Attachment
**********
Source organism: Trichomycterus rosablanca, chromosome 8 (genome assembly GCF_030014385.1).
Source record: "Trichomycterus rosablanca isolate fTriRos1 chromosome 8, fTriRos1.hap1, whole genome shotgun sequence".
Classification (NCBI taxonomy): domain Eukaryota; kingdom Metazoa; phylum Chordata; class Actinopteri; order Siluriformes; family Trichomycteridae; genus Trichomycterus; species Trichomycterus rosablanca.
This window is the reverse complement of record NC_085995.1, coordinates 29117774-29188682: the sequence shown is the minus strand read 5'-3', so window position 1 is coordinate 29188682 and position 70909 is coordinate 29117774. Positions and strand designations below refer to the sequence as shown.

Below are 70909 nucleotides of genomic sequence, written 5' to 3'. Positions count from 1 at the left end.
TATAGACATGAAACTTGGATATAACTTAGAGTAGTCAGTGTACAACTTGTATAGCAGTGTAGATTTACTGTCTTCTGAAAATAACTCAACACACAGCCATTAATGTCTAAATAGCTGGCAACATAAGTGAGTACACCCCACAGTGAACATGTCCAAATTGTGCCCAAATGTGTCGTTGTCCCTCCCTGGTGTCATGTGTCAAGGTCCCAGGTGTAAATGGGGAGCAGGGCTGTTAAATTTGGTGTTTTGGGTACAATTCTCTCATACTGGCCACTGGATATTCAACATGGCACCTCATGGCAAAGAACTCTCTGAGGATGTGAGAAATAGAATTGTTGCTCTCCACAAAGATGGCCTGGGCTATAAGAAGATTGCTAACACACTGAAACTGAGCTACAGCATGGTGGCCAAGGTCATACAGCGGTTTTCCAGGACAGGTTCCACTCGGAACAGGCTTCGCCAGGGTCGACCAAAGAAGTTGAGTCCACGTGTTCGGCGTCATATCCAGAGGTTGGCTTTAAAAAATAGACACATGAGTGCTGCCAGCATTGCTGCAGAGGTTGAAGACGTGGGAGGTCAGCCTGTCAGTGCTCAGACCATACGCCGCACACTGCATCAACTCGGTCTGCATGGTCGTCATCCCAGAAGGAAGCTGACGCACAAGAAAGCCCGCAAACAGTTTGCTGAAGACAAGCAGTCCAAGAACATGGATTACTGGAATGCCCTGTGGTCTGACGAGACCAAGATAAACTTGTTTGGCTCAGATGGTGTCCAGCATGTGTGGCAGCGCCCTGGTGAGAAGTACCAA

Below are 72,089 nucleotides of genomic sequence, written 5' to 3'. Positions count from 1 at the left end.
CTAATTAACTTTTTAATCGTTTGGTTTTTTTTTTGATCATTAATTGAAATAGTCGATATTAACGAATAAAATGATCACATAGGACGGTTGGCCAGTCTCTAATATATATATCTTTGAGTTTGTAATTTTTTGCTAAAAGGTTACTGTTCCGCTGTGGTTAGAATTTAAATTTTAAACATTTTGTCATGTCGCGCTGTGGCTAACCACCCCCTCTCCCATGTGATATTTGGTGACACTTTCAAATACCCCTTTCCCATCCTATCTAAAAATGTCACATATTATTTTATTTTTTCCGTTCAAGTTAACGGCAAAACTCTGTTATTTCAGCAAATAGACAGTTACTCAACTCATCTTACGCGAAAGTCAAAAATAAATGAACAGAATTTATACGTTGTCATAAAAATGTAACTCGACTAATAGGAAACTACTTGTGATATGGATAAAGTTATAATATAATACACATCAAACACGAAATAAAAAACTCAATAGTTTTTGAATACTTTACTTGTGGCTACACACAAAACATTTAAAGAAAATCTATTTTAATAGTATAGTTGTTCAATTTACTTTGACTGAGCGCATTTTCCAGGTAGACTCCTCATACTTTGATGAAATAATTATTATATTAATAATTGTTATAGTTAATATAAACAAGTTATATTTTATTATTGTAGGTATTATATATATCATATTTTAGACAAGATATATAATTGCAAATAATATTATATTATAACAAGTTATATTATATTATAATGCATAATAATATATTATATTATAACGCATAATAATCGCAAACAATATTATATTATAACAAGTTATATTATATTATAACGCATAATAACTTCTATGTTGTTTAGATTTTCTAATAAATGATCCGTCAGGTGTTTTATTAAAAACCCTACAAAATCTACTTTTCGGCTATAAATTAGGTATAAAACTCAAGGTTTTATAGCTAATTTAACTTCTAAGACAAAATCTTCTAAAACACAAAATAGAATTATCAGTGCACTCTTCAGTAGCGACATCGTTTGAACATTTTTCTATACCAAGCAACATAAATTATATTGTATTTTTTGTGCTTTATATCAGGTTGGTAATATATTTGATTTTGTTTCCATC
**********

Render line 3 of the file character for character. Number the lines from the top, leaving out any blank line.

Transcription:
Classification (NCBI taxonomy): domain Eukaryota; kingdom Metazoa; phylum Chordata; class Actinopteri; order Siluriformes; family Trichomycteridae; genus Trichomycterus; species Trichomycterus rosablanca.